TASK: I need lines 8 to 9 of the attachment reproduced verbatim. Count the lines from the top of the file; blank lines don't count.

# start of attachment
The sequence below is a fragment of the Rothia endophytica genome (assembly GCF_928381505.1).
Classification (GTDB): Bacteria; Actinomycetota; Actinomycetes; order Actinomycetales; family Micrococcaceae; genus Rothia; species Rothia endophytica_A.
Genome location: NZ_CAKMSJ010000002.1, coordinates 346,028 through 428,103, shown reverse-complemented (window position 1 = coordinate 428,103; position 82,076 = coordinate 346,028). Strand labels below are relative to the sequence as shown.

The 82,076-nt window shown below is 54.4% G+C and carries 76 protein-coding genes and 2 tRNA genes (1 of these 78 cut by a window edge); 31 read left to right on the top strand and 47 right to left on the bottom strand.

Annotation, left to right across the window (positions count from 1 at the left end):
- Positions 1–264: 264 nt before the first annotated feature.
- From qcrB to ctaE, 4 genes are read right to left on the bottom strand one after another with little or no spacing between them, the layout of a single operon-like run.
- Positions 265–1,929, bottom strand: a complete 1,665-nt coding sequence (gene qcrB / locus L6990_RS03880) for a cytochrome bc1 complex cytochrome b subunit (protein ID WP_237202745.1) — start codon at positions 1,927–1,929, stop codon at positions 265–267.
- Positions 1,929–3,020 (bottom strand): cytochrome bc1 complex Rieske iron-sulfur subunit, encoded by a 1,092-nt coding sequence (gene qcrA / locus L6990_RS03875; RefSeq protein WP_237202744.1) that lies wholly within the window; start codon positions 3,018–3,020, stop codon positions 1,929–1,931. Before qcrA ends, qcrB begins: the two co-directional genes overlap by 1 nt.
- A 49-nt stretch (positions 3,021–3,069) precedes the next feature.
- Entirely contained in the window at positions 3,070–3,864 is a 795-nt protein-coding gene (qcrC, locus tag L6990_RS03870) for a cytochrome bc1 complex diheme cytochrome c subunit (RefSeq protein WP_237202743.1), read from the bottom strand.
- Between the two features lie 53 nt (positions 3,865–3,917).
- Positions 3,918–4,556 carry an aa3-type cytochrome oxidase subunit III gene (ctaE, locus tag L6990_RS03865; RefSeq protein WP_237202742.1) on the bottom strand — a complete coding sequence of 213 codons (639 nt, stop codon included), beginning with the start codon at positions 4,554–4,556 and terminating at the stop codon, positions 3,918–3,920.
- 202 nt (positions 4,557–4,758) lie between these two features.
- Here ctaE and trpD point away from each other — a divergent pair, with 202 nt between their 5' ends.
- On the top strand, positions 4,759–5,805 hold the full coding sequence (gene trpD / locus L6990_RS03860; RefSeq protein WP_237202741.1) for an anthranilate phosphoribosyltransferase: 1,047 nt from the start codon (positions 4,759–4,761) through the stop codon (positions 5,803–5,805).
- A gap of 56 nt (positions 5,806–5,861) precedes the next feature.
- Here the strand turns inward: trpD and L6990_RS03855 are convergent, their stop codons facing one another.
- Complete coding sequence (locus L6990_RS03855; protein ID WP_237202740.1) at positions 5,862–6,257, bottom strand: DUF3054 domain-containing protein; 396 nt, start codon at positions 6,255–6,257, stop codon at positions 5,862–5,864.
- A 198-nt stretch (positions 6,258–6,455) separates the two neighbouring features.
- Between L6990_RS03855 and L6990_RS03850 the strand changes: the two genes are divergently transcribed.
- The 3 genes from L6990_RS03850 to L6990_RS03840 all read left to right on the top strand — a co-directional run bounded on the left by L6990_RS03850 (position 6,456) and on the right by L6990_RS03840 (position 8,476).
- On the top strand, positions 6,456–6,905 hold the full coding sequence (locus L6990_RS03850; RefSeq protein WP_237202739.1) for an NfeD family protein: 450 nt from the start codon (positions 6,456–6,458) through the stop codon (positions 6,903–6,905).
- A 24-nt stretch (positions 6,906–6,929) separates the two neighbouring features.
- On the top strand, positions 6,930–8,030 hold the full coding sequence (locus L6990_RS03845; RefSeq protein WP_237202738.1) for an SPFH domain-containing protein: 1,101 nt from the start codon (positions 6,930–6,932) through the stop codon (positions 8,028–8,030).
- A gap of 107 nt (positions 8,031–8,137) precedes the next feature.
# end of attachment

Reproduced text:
- Positions 265–1,929, bottom strand: a complete 1,665-nt coding sequence (gene qcrB / locus L6990_RS03880) for a cytochrome bc1 complex cytochrome b subunit (protein ID WP_237202745.1) — start codon at positions 1,927–1,929, stop codon at positions 265–267.
- Positions 1,929–3,020 (bottom strand): cytochrome bc1 complex Rieske iron-sulfur subunit, encoded by a 1,092-nt coding sequence (gene qcrA / locus L6990_RS03875; RefSeq protein WP_237202744.1) that lies wholly within the window; start codon positions 3,018–3,020, stop codon positions 1,929–1,931. Before qcrA ends, qcrB begins: the two co-directional genes overlap by 1 nt.